They will travel directly to the venue where they will play a programme of pieces by Mozart including Eine Kleine Nachtmusik and the G minor symphony to an audience of between 300 to 400 people, which will include music students and other members of Gaza’s civil society.

“The concert is to try and bring something to the people of Gaza,” he said. “It is not a political event in any sense.”

Ibrahim al-Najjar, director of Al-Qattan Music School, the only such establishment in Gaza, told AFP that he and a group of his students would greet the 68-year-old maestro and his delegation, which numbers around 50 people, at the Rafah border.

“This visit is very important to us for many reasons, both cultural and civil,” he told AFP.

Although a handful of musicians had visited Gaza in recent months to support the school and to teach classes, it was the first time such a large group of so many prestigious players was coming, he said.

The ensemble includes players from the Berlin Philharmonic, Staatskapelle Berlin, the Vienna Philharmonic, Orchestre de Paris and the Orchestra of La Scala di Milano.

“We love culture, and music is a way of expressing peace and showing that we Palestinians are civilised,” Najjar said, adding that it was important that people had a chance to meet the orchestra and get to know different musical instruments.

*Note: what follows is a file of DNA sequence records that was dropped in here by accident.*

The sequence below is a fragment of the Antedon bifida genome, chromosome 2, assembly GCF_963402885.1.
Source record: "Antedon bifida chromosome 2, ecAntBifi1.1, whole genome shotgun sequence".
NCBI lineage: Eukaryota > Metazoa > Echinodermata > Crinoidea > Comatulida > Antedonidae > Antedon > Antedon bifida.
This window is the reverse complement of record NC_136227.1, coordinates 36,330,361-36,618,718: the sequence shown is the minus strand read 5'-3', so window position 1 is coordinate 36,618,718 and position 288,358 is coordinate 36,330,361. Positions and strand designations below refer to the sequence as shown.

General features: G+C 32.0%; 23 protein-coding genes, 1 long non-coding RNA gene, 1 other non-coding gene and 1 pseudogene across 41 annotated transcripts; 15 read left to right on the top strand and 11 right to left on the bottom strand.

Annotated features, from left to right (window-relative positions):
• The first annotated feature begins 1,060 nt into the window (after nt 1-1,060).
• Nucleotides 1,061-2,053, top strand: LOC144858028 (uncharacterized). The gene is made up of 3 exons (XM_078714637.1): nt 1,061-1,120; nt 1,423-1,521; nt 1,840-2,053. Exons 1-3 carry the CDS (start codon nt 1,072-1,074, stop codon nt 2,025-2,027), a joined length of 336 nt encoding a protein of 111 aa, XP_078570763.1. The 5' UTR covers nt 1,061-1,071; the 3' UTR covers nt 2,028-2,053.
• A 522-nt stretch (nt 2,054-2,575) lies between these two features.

“And from a political perspective, it is important to show that Gaza is a safe place,” he said.

Israelis are forbidden by law to venture into Palestinian territory. Barenboim has previously been refused entry to Gaza by the Israeli army — most recently in April 2010 — meaning the only way for him to enter the Hamas-run territory is via Rafah.

The legendary conductor, who lives in Berlin and holds Argentine, Israeli and Spanish citizenship, also accepted honorary Palestinian citizenship in 2008, saying he hoped the move would be an example of the “everlasting bond” between Israelis and Palestinians.

He has long used his fame as a conductor and pianist to promote the cause of peace between Israel and its neighbours, and in 1999 co-founded a “peace orchestra” with his friend Edward W. Said, a Palestinian-American scholar who died in 2003.

Known as the East-West Divan orchestra, it brings together Israeli, Arab and international musicians, and in 2005 it performed in the West Bank city of Ramallah.

Barenboim performs regularly in the West Bank, but has never performed in Gaza, which has been subjected to a crippling Israeli blockade since 2006, which was eased somewhat last year following international pressure.